“But I crave your pardon — it is so long since we have met, that I forgot you love no play-books.”

“With reverence to your ladyship,” said Bridgenorth, “I were much to blame did I need the idle words of a Warwickshire stroller, to teach me my grateful duty to your ladyship on this occasion, which appoints me to be directed by you in all things which my conscience will permit.”

“Since you permit me such influence, then,” replied the Lady Peveril, “I shall be moderate in exercising it, in order that I may, in my domination at least, give you a favourable impression of the new order of things. So, if you will be a subject of mine for one day, neighbour, I am going, at my lord and husband’s command, to issue out my warrants to invite the whole neighbourhood to a solemn feast at the Castle, on Thursday next; and I not only pray you to be personally present yourself, but to prevail on your worthy pastor, and such neighbours and friends, high and low, as may think in your own way, to meet with the rest of the neighbourhood, to rejoice on this joyful occasion of the King’s Restoration, and thereby to show that we are to be henceforward a united people.”

The parliamentarian Major was considerably embarrassed by this proposal. He looked upward, and downward, and around, cast his eye first to the oak-carved ceiling, and anon fixed it upon the floor; then threw it around the room till it lighted on his child, the sight of whom suggested another and a better train of reflections than ceiling and floor had been able to supply.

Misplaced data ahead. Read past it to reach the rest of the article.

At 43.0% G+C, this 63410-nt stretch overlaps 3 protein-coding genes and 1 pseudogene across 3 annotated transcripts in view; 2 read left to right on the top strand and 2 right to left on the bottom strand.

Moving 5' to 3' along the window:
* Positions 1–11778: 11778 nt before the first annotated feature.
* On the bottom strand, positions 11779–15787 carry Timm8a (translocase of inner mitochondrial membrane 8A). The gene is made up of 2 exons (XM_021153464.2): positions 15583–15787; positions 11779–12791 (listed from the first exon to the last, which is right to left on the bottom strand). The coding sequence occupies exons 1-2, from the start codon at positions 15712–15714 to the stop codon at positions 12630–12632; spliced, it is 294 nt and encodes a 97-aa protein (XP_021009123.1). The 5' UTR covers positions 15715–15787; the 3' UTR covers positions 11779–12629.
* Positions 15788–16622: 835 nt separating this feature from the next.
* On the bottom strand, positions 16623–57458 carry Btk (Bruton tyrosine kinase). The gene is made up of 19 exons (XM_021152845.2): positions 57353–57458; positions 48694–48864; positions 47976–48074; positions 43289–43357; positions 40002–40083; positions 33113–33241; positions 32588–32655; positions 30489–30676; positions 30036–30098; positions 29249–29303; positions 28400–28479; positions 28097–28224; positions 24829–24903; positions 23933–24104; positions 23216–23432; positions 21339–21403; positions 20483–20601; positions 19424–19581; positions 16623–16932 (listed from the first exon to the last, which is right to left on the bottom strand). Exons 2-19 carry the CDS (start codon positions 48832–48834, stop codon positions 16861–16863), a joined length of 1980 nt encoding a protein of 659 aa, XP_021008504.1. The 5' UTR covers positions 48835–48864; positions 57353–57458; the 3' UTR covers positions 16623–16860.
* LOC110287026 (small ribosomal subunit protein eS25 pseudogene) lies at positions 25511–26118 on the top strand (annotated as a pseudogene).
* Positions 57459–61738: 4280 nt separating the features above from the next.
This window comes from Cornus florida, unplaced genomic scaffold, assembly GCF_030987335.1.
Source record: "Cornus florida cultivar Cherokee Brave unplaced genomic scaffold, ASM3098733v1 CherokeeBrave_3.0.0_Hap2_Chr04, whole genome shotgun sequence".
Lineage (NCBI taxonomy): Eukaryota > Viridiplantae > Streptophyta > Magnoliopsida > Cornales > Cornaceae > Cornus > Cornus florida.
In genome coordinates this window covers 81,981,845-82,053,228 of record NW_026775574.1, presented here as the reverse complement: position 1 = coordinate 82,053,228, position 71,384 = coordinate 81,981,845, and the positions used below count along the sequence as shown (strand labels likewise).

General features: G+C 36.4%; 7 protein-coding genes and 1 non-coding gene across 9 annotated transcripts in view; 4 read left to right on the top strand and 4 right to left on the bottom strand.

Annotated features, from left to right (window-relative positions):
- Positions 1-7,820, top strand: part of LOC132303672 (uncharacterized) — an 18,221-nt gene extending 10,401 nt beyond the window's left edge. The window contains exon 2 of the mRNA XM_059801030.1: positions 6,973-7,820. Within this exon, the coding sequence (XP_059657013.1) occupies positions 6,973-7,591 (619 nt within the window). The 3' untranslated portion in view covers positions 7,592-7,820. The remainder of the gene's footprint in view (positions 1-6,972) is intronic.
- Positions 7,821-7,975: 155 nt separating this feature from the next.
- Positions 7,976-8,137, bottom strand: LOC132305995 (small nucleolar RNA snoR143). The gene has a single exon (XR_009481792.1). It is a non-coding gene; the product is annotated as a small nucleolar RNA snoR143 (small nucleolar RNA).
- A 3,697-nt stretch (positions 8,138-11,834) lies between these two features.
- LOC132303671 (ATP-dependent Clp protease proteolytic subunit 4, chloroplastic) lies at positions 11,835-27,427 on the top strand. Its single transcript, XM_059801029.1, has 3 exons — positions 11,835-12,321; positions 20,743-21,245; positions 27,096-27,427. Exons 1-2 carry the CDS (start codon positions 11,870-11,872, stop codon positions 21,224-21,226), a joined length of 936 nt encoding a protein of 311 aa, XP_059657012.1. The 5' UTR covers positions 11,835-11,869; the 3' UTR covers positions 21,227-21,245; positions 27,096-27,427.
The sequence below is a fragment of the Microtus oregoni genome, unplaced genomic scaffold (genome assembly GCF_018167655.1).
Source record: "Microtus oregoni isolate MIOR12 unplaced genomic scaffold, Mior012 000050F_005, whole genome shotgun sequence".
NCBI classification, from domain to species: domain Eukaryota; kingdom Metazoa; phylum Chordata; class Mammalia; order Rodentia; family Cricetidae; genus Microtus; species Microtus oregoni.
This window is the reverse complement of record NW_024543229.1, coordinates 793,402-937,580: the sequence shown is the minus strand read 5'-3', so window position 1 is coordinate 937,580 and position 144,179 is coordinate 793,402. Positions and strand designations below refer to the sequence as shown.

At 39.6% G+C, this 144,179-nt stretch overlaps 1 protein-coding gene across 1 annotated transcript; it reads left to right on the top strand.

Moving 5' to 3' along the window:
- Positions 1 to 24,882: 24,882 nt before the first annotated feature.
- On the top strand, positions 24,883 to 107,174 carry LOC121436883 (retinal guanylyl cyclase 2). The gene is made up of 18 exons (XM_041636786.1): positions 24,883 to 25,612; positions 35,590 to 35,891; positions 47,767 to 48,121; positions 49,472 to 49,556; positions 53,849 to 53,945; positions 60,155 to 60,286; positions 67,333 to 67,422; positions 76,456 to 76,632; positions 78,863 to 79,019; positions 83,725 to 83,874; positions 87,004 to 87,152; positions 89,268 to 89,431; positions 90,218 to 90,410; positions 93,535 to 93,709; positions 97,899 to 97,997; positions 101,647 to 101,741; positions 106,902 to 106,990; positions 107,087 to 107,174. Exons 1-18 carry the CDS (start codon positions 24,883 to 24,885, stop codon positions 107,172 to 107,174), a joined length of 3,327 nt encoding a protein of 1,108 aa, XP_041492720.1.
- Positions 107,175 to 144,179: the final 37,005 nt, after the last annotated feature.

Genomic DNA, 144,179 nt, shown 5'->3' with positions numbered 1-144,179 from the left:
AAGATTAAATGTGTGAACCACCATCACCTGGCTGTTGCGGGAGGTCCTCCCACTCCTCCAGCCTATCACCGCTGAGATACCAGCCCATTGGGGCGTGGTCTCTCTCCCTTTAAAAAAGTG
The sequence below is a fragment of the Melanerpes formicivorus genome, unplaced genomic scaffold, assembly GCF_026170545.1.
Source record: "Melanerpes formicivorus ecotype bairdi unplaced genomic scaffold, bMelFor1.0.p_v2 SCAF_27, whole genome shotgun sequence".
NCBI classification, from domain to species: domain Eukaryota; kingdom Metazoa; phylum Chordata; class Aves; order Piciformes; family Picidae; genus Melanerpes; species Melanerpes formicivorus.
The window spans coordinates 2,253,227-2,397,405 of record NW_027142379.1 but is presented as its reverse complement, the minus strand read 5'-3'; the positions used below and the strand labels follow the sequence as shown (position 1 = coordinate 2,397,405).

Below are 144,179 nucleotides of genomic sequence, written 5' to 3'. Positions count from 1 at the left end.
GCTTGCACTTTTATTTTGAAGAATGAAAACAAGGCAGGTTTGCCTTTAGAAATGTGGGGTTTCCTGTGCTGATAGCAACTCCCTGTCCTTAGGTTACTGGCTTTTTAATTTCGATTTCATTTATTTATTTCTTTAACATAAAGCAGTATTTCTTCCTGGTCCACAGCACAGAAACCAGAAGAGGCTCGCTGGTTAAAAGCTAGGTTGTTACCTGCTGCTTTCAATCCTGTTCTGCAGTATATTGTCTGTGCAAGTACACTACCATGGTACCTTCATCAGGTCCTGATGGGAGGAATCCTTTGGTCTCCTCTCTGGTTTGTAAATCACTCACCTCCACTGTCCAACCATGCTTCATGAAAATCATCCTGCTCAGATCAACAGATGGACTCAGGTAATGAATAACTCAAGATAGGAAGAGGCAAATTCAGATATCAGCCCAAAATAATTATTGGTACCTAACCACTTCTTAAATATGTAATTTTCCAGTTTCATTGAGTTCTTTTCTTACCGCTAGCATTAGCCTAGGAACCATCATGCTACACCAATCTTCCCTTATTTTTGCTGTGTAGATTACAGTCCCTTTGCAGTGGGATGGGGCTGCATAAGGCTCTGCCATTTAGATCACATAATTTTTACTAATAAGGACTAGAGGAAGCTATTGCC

“Madam,” he said, “I have long been a stranger to festivity, perhaps from constitutional melancholy, perhaps from the depression which is natural to a desolate and deprived man, in whose ear mirth is marred, like a pleasant air when performed on a mistuned instrument. But though neither my thoughts nor temperament are Jovial or Mercurial, it becomes me to be grateful to Heaven for the good He has sent me by the means of your ladyship. David, the man after God’s own heart, did wash and eat bread when his beloved child was removed — mine is restored to me, and shall I not show gratitude under a blessing, when he showed resignation under an affliction? Madam, I will wait on your gracious invitation with acceptance; and such of my friends with whom I may possess influence, and whose presence your ladyship may desire, shall accompany me to the festivity, that our Israel may be as one people.”

Having spoken these words with an aspect which belonged more to a martyr than to a guest bidden to a festival, and having kissed, and solemnly blessed his little girl, Major Bridgenorth took his departure for Moultrassie Hall.

Last updated Sunday, March 27, 2016 at 12:00